Cardmarket has some interesting tools that would allow us to run analysis and try to predict what is going to happen in the future with some cards in a certain amount of time. We are, of course, talking about the biggest stock decrease, we are talking about best sellers or best bargains. We can use these tools that are public for everyone that uses Cardmarket to analyze what happened with some of the cards that we had. The two cards that are the main topic of today's video are going to be: Stormwing Entity and Shark Typhoon a.k.a. Sharknado.

Stormwing Entity Shark Typhoon

These cards are particular in many regards but, they also have some features in common. They are very popular in Modern, but they are very popular in Standard as well. Probably, Stormwing Entity is the least played of these two cards. Shark Typhoon is played literally everywhere in every single format — probably not in Vintage — but I have seen lists of Legacy playing this card but, you are going to be playing it in Pioneer Standard and, Modern, which are the three most popular formats at the moment.

We can see - I have some notes here - that Shark Typhoon is very low on stock in general, especially if we are talking about a standard card. On July 19, almost 14 days ago — we are filming this on August 1, on a Saturday. There were only 333 copies of a rare card that is part of the current Standard block or set. It is extremely low for any of the Standards that we normally see and this is probably because of the demand that the card is generating; just because of all the formats that it is played on but, also, at the same time, it's a kind of a surprise because of the low supply that had Ikoria due to the pandemic.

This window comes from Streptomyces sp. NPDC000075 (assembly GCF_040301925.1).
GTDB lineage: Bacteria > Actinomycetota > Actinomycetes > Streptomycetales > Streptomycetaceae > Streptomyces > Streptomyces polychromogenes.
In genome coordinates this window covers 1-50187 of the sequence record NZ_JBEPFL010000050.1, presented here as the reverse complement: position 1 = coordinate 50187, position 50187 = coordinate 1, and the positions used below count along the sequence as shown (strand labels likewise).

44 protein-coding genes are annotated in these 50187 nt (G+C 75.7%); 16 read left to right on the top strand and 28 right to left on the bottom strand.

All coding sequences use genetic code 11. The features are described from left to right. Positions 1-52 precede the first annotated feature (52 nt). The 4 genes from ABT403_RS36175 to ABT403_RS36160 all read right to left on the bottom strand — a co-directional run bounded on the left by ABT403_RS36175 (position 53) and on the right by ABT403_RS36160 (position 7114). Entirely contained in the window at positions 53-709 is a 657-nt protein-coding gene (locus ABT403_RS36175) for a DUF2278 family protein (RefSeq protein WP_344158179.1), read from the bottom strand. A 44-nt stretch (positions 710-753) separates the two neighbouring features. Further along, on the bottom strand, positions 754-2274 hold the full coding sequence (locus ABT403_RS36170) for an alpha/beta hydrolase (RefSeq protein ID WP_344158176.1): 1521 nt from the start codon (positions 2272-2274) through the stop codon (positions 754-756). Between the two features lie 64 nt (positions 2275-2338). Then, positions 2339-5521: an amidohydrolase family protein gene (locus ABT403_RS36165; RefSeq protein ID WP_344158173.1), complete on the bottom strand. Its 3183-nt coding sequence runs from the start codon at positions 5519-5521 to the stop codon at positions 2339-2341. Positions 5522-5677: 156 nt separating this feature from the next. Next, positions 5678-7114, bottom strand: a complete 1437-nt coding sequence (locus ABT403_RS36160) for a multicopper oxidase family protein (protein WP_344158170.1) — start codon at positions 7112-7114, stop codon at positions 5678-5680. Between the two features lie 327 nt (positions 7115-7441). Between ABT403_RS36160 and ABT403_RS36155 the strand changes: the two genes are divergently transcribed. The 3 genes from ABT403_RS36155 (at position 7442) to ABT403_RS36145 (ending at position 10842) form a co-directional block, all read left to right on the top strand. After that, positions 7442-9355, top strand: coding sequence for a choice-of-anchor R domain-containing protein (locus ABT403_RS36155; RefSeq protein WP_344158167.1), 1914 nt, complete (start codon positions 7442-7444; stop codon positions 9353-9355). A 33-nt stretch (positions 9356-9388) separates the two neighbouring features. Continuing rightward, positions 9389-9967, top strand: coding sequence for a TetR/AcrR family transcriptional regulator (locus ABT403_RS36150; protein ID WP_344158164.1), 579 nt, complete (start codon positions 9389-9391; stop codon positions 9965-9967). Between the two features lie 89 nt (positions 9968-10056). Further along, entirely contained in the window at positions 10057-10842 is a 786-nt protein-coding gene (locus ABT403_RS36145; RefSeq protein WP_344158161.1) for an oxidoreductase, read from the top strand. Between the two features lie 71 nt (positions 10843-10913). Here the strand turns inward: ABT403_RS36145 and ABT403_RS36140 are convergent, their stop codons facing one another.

If we can see Ikoria, and if we gather all the rares and the mythics that are in the set, we put them together and we add them up, as of today, it is one of the lowest stocks. It is the lowest stock in terms of the total price or total cards that are in the market, right now, for the last five or six sets. The last one I included in this analysis is War of the Spark which is the oldest one and it is very close to rotating out of Standard; therefore, the opening of boxes is going to be awfully reduced in the next few months but, still, there are more cards than are for Ikoria as a whole.